Tech sanctions are one uneasy solution that could provide more immediate benefits in the interim. Given the degree of informal and opaque party influence in the private sector, it is highly unlikely that many firms will stop handling sensitive business on behalf of Beijing. These include firms, like Dahua and Hikvision, which produce many of the surveillance cameras used to spy on Xinjiang’s Uyghur population. In their place, Beijing may be more sensitive, if a major firm, like SenseTime or MegVii, which research facial recognition technology and have been linked to Xinjiang, were to be targeted. For Beijing, the Xinjiang campaign is non-negotiable: the Uyghur population is viewed by the Party as a source of domestic instability, and the region is likely to serve as a model for the rest of the country over the next several decades.

With this commitment in mind, Beijing could be more sensitive to the participation of sensitive firms, especially in the tech industry, that could be targets for Washington. At the same time, the mere possession of these tools themselves could also act as a partial deterrent to some degree. In the ZTE case, Washington demonstrated the crippling effect that an outright ban on US semiconductors could have on a major Chinese enterprise, enabling it to leverage this tool in future national security disputes.

Like with financial sanctions though, it is clear that the allure of tech sanctions’ overuse is overwhelming. In the recent dispute with Huawei, the listing of the firm on the Entity List carried wide-ranging ramifications for US businesses, occurring with little warning and little follow-through. Mirroring the experience with ZTE last year, the Commerce Department would do well to borrow from the Treasury’s experience with financial sanctions. These tech sanctions are not a strategy in and of themselves and must be met with other policy tools, including engaged diplomacy and strategic deterrence.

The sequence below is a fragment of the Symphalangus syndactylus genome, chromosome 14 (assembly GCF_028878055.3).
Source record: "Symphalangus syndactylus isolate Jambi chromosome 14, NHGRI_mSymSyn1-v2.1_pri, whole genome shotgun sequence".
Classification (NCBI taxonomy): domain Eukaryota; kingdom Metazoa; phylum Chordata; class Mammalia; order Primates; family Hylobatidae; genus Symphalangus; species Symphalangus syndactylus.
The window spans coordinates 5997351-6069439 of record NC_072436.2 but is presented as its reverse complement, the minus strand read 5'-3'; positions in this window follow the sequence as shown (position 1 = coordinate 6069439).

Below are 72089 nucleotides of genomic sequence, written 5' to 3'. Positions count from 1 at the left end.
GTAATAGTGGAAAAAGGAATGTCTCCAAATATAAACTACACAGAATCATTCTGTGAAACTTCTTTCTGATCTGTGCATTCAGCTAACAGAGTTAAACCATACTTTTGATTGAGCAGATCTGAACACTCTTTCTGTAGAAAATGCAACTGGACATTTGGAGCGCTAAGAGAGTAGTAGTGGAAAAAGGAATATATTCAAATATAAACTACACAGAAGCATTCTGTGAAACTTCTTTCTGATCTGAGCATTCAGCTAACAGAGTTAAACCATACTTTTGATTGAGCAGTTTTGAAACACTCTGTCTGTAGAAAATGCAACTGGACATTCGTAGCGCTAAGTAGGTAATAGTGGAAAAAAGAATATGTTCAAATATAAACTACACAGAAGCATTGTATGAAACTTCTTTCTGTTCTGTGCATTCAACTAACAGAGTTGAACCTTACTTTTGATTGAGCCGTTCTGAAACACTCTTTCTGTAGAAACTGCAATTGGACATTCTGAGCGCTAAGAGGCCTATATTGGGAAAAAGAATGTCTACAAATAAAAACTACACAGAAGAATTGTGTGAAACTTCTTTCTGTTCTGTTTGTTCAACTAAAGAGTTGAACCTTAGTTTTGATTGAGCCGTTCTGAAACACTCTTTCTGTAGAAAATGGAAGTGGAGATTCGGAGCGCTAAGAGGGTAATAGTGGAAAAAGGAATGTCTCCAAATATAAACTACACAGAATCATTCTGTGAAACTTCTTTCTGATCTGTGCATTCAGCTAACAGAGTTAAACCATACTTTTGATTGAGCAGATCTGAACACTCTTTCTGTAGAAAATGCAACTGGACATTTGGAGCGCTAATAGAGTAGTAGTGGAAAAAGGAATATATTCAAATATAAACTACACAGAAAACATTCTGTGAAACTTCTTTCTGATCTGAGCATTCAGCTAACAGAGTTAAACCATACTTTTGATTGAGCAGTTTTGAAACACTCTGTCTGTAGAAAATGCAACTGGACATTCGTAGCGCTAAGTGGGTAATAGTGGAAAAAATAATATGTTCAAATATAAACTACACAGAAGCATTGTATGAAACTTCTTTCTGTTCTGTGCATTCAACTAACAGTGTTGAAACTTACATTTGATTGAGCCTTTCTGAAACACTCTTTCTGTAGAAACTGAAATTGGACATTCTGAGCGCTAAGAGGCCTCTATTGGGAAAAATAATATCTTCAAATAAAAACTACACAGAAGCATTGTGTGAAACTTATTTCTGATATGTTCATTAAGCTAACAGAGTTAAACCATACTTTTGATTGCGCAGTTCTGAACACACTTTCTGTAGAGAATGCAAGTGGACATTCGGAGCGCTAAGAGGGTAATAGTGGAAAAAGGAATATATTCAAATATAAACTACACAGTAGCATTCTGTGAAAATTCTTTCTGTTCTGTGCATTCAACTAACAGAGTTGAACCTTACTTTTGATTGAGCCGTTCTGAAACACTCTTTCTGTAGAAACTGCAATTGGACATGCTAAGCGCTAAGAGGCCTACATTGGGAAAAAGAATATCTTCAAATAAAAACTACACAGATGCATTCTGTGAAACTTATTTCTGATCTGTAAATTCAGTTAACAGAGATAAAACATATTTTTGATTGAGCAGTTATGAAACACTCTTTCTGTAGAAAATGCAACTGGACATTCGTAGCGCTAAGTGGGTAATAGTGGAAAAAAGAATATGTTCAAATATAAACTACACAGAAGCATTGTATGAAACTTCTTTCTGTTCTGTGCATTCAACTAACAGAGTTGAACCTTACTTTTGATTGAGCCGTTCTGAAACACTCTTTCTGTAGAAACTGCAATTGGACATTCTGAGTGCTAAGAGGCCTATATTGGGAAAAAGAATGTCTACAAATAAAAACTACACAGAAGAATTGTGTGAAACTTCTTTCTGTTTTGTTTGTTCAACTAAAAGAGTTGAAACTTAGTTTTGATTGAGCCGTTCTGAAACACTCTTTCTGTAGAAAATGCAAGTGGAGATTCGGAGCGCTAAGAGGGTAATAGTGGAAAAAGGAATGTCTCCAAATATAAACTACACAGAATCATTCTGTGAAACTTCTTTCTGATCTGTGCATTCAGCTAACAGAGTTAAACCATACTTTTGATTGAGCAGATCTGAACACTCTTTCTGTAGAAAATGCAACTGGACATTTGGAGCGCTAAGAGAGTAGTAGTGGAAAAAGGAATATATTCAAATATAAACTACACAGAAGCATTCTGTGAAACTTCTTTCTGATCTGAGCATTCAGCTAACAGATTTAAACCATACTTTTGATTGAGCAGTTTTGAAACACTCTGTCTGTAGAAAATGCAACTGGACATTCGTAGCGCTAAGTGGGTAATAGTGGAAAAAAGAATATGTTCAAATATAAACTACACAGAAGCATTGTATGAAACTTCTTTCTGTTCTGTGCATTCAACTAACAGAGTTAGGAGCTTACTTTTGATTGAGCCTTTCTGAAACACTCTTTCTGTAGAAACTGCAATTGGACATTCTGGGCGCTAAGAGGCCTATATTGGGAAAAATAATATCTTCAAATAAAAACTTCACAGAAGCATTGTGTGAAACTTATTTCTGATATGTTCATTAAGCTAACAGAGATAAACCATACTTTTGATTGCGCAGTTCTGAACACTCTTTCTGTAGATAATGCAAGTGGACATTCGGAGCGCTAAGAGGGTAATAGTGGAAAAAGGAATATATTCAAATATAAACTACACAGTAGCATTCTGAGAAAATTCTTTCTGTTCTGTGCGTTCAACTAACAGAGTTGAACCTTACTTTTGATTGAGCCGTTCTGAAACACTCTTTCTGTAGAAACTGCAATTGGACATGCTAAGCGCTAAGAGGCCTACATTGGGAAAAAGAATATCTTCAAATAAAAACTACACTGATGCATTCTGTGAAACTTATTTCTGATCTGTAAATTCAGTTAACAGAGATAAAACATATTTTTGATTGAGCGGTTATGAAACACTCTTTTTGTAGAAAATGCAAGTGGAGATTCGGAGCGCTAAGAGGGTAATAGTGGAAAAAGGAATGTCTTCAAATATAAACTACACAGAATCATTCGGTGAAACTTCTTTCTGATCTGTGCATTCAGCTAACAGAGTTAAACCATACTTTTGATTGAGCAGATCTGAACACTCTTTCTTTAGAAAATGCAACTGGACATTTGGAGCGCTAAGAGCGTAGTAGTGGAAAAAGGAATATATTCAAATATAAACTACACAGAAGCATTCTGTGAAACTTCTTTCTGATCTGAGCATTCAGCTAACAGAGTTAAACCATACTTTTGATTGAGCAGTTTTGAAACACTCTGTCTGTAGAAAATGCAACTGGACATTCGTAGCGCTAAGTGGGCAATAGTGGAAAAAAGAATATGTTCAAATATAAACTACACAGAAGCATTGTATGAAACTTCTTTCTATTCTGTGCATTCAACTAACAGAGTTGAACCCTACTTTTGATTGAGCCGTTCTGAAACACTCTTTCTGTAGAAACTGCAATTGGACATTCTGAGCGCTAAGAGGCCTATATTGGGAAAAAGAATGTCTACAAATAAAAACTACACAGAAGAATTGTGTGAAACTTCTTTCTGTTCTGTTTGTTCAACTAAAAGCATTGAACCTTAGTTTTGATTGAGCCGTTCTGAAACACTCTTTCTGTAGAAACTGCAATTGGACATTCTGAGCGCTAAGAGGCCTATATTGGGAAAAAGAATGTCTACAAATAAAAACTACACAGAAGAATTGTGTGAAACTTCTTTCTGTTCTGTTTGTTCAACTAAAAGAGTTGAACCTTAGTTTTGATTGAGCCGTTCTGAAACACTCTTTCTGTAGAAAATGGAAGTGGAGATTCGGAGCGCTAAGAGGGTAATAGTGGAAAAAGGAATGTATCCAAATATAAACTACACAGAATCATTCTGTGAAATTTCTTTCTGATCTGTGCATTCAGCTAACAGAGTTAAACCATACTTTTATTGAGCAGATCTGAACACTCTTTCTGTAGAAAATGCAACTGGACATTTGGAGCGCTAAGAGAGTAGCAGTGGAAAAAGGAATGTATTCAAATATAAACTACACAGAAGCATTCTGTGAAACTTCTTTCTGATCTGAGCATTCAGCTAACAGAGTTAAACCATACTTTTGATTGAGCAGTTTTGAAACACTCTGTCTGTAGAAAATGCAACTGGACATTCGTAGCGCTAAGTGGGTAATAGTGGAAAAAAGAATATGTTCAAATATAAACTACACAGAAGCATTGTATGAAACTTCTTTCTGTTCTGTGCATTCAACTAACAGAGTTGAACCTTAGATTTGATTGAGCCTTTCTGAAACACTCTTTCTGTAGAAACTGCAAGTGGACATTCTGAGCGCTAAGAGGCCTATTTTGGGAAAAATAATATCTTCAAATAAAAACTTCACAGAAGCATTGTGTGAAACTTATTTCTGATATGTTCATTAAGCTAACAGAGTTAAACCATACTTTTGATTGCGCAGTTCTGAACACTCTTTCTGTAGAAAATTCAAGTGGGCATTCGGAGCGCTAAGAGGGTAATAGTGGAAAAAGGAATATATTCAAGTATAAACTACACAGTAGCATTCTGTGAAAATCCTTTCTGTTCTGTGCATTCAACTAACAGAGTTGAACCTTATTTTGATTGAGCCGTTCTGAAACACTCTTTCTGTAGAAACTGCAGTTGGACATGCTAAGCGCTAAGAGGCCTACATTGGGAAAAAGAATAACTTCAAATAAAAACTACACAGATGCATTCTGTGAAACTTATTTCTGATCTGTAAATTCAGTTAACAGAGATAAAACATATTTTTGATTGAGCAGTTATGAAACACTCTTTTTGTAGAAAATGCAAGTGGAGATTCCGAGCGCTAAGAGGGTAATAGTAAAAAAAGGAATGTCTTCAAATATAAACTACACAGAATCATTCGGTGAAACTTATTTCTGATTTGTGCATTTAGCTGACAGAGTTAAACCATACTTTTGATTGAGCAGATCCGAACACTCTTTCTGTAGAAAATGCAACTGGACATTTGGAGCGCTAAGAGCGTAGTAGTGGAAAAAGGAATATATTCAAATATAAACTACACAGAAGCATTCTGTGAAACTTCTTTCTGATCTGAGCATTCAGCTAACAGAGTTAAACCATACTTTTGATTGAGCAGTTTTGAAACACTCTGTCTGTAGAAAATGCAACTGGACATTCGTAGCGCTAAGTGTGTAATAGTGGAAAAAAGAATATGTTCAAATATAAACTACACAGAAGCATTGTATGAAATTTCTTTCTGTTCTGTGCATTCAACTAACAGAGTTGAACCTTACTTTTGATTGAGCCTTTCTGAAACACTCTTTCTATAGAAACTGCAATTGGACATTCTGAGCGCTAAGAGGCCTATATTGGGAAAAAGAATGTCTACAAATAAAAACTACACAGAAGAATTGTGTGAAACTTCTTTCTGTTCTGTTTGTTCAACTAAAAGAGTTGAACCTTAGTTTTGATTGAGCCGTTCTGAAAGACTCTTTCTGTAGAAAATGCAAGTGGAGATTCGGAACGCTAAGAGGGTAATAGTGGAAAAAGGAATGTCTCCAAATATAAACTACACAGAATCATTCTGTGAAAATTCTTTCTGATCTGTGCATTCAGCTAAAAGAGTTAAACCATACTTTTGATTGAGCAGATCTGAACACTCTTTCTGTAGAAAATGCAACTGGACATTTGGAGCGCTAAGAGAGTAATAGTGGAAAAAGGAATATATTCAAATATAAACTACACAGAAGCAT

Further, a realistic understanding of China’s present and future role in the international trading system is woefully needed. Rolling back Beijing’s economic influence, whether in development loans or 5G, is no more realistic or desirable today than targeting the dollar balances of the Soviets in the 1950s and 60s.

Statements and views expressed in this commentary are solely those of the author and do not imply endorsement by Harvard University, Harvard Kennedy School, or the Belfer Center for Science and International Affairs.

Michael B. Greenwald is a fellow at Harvard Kennedy School's Belfer Center for Science and International Affairs and adjunct professor at Boston University Pardee School of Global Studies. From 2015-2017, Greenwald served as the US Treasury attaché to Qatar and Kuwait.

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For Academic Citation: Greenwald, Michael.“Crafting Tech Sanctions in an Era of Dollar Evasion.” Belfer Center for Science and International Affairs, Harvard Kennedy School, June 18, 2019.